by Sehba Sarwar with Jibran Javaid and Aslam Khwaja
In July 2012, Sehba Sarwar drove from Karachi to Tando Bago, Sindh with Aslam Khawja and Jibran Javaid to visit with members of Pakistan’s Sheedi community. During the visit, Sarwar talked with educator Pir Buksh, about the challenges his community faces when trying to obtain basic education. She also visited with Gul Mohammad, a government employee, who shares his concerns about the poverty his community faces. In another video, a young woman, Dillo Badin, talks about her desire to gain an education. The final video features spontaneous singing-drumming by the villagers The full transcripts of the interviews will be published in VBB’s upcoming book on Homes and Histories. Below are some excerpts.
Pir Buksh: “Everyone knows we hail from Africa. We are now in Sindh and we speak the language and know the culture… We do have our own practice of drumming, which identifies us as who we are. We have held on to drumming as our practice as we were taught by our elders…I am a teacher and I take these little children with me when I teach… There’s no school in our neighborhood. We have to walk very far with all the children just to get to a school. We are afraid that our children might get lost on these long walks. We leave in the morning and return in the evening. We need a community hall, also, where we can hold our events, marriages… Right now, we have no such space. We are Pakistani and we’re now from Sindh. So why are we treated like this? “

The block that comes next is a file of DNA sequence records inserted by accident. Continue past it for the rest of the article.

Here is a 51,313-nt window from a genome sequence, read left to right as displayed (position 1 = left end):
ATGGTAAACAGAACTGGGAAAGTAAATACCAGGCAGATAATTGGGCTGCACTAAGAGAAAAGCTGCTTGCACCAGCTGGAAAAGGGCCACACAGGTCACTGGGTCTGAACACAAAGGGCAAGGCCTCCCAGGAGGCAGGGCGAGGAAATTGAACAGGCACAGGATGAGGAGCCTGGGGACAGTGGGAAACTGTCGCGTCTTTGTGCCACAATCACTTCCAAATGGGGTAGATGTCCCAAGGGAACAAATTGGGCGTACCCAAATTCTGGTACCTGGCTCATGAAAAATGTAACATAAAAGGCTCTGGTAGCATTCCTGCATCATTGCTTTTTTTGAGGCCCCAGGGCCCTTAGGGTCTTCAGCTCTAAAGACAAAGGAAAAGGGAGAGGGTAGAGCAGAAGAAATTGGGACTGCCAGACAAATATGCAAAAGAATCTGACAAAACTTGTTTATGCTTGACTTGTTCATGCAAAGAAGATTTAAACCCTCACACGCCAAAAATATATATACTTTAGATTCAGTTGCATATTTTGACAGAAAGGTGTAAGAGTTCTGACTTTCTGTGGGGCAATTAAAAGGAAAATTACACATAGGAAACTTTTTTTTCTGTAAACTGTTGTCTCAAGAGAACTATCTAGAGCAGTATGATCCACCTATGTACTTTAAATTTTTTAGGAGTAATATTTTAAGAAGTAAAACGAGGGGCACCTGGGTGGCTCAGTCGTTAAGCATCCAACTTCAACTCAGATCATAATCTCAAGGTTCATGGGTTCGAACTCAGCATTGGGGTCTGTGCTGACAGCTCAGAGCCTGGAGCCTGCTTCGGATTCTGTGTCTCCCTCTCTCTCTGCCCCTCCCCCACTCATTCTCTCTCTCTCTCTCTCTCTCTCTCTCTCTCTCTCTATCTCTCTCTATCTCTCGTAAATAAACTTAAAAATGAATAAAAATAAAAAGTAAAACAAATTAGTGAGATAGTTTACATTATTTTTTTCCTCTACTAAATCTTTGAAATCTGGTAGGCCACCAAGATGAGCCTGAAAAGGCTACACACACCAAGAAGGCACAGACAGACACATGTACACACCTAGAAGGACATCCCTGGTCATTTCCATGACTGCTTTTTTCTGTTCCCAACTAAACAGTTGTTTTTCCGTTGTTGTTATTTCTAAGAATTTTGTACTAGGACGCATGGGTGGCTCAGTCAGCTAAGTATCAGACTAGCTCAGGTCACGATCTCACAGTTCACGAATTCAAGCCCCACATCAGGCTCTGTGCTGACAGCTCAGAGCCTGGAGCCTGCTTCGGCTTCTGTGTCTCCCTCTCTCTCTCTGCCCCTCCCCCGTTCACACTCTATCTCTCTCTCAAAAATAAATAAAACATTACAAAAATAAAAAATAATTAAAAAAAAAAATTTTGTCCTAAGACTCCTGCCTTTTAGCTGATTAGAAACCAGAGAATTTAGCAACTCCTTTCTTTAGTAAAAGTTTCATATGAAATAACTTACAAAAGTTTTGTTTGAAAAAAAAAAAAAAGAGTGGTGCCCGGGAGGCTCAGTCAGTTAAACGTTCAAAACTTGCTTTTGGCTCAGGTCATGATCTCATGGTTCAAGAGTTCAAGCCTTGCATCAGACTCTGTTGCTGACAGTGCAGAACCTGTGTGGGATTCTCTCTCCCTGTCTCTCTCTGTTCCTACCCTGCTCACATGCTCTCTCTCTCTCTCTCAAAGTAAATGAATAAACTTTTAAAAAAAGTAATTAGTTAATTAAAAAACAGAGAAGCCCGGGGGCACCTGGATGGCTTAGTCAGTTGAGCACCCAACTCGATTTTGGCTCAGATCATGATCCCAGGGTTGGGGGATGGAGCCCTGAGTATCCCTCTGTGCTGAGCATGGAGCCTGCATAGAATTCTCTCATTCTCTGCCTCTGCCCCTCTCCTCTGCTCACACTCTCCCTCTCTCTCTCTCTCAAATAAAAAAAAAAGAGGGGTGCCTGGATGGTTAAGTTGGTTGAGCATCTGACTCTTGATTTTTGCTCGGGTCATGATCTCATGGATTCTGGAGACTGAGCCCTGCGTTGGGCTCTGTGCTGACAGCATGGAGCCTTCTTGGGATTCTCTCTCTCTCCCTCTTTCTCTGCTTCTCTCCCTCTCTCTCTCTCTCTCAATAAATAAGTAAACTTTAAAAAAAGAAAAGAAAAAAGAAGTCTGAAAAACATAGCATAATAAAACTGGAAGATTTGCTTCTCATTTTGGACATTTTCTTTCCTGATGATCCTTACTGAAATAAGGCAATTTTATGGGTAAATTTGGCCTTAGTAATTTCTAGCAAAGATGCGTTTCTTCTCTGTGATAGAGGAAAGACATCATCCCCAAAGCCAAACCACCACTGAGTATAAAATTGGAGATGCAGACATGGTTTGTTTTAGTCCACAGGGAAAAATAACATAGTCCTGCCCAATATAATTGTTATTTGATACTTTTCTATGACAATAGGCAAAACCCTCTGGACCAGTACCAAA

Gul Mohammad: “Our community has been around for a long time…Wealthy people think that we’re slaves, that we’re construction workers and we don’t have government representation. Now we have lawyers and some of us are educated. Very few… Some of us are in education, in offices, in police departments. Before, there was nothing! Before this time, people in my nation (race) did only construction work and we did menial work for others. My race found our voice during Bhutto Sahib’s rule (70s). Before that we wouldn’t even talk to police officers. We used to be afraid. But now, we talk to the Superintendent. Bhutto empowered our people. Bhutto informed us that government employees were there to serve the nation.”
Dillo Badin: “I liked to study a lot but my family didn’t have any money. We didn’t have any money. I used to always do well in school and was top of my class. But then my parents married me off when I was young and I couldn’t study more. I’m 20 or 21 years old… I have four children.”
Aslam Khawaja is a researcher who has worked extensively on issues related to the Sheedi/Baloch communities. He is contributing an essay to VBB’s art catalog the complements this website.
Jibran Jawaid has been working as a film director/producer for the past 10 years. He has created many videos for documentaries, features, and television shows.
Karachi-born writer and multidisciplinary artist Sehba Sarwar serves as VBB’s Artistic Director/ Founder.